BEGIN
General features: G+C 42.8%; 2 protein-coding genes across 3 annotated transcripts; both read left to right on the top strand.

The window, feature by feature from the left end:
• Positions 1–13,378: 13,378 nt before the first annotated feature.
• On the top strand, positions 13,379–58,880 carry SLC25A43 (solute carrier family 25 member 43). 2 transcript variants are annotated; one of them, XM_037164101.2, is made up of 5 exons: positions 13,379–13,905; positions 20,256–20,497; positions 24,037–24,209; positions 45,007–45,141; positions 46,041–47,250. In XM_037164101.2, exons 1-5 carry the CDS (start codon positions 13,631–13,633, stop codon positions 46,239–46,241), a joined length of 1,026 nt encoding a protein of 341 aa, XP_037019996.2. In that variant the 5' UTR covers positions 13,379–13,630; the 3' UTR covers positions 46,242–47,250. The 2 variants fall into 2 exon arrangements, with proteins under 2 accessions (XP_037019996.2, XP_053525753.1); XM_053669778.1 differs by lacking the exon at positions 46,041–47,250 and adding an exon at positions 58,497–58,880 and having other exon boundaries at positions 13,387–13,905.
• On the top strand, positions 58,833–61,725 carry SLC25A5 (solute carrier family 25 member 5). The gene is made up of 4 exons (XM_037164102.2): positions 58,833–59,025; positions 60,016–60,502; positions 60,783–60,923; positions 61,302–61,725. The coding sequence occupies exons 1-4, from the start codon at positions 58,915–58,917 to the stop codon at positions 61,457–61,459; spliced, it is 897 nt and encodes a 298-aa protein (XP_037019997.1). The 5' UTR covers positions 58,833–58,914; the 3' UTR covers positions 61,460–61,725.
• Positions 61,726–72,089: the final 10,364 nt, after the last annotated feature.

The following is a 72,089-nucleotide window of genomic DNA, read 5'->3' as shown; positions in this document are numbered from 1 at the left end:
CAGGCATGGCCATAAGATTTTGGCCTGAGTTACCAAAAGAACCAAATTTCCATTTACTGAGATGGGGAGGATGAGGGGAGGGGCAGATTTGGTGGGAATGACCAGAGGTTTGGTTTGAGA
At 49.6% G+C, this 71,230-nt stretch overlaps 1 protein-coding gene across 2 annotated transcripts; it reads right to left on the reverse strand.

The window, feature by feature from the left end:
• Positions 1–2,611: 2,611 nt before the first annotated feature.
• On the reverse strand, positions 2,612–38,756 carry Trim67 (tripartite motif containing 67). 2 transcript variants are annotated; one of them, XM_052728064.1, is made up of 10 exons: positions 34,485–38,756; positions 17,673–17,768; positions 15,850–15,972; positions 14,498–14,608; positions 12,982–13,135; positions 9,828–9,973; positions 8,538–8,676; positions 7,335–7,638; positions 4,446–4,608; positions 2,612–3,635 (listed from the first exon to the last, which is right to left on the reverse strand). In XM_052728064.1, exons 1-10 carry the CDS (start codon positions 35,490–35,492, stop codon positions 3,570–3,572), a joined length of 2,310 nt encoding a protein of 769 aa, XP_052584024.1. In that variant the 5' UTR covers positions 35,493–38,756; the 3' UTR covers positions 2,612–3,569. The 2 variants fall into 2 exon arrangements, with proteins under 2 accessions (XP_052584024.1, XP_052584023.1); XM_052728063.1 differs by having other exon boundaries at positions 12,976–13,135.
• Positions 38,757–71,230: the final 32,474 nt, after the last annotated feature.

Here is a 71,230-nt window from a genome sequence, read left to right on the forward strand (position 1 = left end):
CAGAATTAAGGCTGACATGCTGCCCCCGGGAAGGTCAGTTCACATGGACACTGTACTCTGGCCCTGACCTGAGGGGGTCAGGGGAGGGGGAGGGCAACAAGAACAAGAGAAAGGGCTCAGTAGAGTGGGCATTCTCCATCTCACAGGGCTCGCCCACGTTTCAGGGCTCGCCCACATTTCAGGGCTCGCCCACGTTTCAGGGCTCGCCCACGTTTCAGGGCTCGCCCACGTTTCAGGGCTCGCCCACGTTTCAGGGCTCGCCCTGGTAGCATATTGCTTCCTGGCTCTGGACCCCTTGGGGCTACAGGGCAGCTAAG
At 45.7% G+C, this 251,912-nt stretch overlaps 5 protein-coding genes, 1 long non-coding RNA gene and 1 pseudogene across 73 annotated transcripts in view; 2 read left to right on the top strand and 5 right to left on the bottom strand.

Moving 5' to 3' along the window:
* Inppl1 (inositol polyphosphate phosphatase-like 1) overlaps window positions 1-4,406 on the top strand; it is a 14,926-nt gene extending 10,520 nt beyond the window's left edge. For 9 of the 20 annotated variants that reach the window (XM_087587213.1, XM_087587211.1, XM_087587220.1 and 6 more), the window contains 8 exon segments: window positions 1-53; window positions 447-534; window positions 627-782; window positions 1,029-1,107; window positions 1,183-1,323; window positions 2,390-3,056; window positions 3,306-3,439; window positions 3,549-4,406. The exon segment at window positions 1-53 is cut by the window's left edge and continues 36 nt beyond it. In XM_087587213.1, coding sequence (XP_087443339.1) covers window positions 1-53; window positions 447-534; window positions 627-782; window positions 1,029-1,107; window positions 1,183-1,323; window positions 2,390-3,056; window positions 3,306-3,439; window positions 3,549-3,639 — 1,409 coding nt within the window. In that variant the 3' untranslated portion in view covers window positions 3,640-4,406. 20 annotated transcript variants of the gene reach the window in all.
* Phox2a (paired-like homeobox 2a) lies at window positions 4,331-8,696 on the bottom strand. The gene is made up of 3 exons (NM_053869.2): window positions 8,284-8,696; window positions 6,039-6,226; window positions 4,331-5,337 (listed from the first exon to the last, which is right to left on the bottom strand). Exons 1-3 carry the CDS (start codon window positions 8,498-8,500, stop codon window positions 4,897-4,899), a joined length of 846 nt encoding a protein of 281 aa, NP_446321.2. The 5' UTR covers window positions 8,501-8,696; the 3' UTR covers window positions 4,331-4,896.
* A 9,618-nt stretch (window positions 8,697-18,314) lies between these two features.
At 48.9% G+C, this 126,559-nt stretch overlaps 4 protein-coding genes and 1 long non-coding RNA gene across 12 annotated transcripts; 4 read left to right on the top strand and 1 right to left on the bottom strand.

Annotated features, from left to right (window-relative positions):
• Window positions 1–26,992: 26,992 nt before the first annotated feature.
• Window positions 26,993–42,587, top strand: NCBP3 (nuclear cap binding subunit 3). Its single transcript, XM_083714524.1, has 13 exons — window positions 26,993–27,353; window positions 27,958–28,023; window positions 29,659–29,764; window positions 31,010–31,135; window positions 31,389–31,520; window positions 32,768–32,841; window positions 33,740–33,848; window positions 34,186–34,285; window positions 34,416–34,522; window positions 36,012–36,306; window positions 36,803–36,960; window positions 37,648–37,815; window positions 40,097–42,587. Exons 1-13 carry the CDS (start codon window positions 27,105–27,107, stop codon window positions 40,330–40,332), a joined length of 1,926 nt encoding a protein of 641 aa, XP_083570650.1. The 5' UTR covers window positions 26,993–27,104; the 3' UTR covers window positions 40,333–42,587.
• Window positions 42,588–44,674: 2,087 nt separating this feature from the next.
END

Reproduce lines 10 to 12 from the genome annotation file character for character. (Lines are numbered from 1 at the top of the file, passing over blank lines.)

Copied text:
The window, feature by feature from the left end:
• Positions 1–2,611: 2,611 nt before the first annotated feature.
• On the reverse strand, positions 2,612–38,756 carry Trim67 (tripartite motif containing 67). 2 transcript variants are annotated; one of them, XM_052728064.1, is made up of 10 exons: positions 34,485–38,756; positions 17,673–17,768; positions 15,850–15,972; positions 14,498–14,608; positions 12,982–13,135; positions 9,828–9,973; positions 8,538–8,676; positions 7,335–7,638; positions 4,446–4,608; positions 2,612–3,635 (listed from the first exon to the last, which is right to left on the reverse strand). In XM_052728064.1, exons 1-10 carry the CDS (start codon positions 35,490–35,492, stop codon positions 3,570–3,572), a joined length of 2,310 nt encoding a protein of 769 aa, XP_052584024.1. In that variant the 5' UTR covers positions 35,493–38,756; the 3' UTR covers positions 2,612–3,569. The 2 variants fall into 2 exon arrangements, with proteins under 2 accessions (XP_052584024.1, XP_052584023.1); XM_052728063.1 differs by having other exon boundaries at positions 12,976–13,135.